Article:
In one embodiment of the invention, clock signals are also replicated. Clock control logic is inserted to control the clock signals. The clock control logic allows the clock to the replicated logic block to be paused to stop the replicated logic from executing when certain conditions are present and to allow for single-stepping through the replicated logic to analyze an error. The designer may select a breakpoint to pause the clock to the replicated portion of the circuit when certain conditions are present. For example, the designer may choose values for the outputs or inputs that will pause the clock. This allows the designer to analyze the selected logic more carefully when certain problem conditions are present.
 At 206, delay logic is inserted to delay inputs into the replicated portion of the circuit. The length of the delay may be selected by the circuit designer. The delay logic allows an error observed in the selected portion of the circuit to be analyzed after the error is seen to occur since the error will reappear in the replicated portion of the circuit at a later time.
 At 208, the text representation of the circuit is recompiled to generate a second RTL netlist. Then, the mapping and place and route operations may be performed using the second RTL netlist to implement the circuit in a target architecture, such as a FPGA. In one embodiment of the invention, a synthesis operation is performed to generate an application specific integrated circuit (ASIC) from the second RTL netlist. A circuit with replicated logic is produced that allows a circuit designer to analyze a problem area in the design.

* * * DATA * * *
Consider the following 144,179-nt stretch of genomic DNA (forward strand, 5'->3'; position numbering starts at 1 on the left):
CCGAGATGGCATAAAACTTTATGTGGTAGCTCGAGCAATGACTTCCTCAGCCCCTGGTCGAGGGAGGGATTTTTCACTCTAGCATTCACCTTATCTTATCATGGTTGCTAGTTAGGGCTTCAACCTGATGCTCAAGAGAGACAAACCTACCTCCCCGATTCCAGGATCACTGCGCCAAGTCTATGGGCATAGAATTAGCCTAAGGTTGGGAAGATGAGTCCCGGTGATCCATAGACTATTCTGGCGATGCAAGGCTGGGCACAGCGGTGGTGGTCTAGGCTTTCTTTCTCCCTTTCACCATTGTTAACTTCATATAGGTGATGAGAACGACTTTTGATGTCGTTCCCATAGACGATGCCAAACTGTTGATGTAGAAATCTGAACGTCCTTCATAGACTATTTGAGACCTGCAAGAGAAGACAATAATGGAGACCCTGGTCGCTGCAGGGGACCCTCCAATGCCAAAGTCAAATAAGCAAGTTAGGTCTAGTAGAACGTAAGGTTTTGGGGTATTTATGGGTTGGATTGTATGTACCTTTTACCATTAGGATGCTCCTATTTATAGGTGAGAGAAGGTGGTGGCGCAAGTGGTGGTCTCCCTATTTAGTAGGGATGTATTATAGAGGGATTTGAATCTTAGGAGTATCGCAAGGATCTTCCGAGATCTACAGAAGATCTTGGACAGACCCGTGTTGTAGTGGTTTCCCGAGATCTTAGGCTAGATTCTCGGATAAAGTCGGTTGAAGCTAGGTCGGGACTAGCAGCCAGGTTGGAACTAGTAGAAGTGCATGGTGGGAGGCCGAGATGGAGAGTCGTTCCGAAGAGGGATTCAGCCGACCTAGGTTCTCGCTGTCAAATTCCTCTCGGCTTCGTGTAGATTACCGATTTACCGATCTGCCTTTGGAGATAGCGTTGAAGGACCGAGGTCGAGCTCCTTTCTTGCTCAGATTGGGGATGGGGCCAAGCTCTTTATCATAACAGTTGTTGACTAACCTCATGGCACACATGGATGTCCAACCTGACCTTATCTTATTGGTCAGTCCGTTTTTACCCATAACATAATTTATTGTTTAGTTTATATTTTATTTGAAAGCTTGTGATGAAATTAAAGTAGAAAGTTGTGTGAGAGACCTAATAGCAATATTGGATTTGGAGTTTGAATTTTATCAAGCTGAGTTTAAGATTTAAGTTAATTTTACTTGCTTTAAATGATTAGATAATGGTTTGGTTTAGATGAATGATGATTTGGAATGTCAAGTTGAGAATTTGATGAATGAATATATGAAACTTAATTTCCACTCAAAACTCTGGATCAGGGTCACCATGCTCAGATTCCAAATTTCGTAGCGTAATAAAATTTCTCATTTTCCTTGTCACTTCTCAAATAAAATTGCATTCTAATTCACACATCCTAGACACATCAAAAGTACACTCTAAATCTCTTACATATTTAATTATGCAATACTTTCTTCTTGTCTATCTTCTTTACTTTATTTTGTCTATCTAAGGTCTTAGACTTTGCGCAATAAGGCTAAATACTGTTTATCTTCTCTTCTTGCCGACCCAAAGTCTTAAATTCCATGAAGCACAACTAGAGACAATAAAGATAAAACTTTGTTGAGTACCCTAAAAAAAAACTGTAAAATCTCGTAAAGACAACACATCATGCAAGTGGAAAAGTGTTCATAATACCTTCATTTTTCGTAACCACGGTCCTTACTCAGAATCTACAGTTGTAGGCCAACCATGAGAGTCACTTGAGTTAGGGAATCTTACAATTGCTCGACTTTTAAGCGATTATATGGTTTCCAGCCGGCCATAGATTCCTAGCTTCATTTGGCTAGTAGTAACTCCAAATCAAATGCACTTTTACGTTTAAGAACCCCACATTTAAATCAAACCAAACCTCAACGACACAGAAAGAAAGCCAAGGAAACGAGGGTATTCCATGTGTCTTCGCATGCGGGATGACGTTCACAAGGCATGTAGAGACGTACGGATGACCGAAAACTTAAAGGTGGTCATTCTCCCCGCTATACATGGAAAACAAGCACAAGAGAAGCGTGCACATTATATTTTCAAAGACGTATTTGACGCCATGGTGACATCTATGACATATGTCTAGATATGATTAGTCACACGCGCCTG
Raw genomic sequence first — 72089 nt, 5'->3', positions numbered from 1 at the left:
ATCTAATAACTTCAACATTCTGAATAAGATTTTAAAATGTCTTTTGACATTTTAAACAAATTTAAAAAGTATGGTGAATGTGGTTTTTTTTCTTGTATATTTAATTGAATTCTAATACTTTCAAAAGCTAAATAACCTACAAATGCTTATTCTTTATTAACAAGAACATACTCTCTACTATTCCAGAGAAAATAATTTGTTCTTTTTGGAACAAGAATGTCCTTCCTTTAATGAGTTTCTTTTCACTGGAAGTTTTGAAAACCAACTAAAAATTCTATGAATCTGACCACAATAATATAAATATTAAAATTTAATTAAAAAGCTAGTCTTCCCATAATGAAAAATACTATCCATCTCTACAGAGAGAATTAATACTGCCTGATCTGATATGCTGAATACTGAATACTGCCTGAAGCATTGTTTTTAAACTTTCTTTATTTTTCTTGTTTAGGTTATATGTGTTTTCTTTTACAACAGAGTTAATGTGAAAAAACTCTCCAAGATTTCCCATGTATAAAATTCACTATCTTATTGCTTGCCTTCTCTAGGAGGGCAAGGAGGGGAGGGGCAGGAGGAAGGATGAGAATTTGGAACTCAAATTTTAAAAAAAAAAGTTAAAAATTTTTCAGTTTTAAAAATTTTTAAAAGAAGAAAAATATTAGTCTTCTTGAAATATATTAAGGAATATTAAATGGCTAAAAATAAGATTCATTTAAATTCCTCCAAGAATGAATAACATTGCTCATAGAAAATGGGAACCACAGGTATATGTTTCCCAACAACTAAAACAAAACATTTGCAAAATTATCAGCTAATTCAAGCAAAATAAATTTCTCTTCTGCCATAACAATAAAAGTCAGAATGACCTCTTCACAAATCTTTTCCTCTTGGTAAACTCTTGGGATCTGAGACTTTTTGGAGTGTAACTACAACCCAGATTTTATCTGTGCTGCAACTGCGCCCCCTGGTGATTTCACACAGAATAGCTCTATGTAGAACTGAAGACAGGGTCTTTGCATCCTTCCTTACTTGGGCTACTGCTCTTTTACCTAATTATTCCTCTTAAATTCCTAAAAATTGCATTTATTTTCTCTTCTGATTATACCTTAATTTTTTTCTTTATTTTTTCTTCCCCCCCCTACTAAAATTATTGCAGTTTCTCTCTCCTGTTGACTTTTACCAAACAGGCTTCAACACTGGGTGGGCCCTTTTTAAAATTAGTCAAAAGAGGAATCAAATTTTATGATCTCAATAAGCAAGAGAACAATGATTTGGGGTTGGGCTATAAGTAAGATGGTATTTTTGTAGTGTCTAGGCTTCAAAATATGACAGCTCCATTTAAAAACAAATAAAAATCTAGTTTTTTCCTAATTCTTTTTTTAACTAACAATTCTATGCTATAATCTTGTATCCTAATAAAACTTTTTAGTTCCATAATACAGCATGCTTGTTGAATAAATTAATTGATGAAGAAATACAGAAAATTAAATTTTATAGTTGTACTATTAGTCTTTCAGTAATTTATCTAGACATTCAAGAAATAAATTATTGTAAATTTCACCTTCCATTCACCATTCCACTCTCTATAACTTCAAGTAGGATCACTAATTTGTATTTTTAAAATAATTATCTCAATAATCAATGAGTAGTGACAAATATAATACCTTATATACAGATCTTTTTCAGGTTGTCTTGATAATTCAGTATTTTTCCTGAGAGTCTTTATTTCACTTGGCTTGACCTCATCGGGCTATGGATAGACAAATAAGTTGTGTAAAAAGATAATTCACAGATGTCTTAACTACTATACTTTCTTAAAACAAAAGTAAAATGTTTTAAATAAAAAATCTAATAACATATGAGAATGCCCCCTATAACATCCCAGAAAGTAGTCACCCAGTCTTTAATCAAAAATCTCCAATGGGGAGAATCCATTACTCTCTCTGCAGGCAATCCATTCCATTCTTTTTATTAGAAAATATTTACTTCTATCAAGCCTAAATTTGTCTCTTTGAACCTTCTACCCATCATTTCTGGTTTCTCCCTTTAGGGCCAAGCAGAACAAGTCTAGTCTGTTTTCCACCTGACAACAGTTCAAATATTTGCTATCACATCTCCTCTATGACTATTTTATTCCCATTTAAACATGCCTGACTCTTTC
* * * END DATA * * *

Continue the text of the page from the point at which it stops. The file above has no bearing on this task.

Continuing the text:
FIG. 3 illustrates an example of a section of a circuit 300 implementing an embodiment of the invention. Logic block 302 is a portion of the circuit in the original IC design. Debug of the original IC design revealed a problem with logic block 302. Therefore, original logic block 302 was selected and replicated to enable further analysis of the problem. The original logic block 302 is replicated to produce a replicated logic block 304. Outputs 308 from the original logic block 302 are replicated to produce replicated outputs 310. Inputs 306 may also be replicated.
 Delay logic 312 is inserted to delay inputs 306 into replicated logic block 304. The delay logic includes typical circuit logic and elements, such as inverters, that cause the inputs 306 to arrive at the replicated logic block 304 later in time than the inputs 306 will arrive at the original logic block 302. In this way, an error can be analyzed after the error is seen to occur in the original logic block, since the error will appear in the replicated logic block at a later time.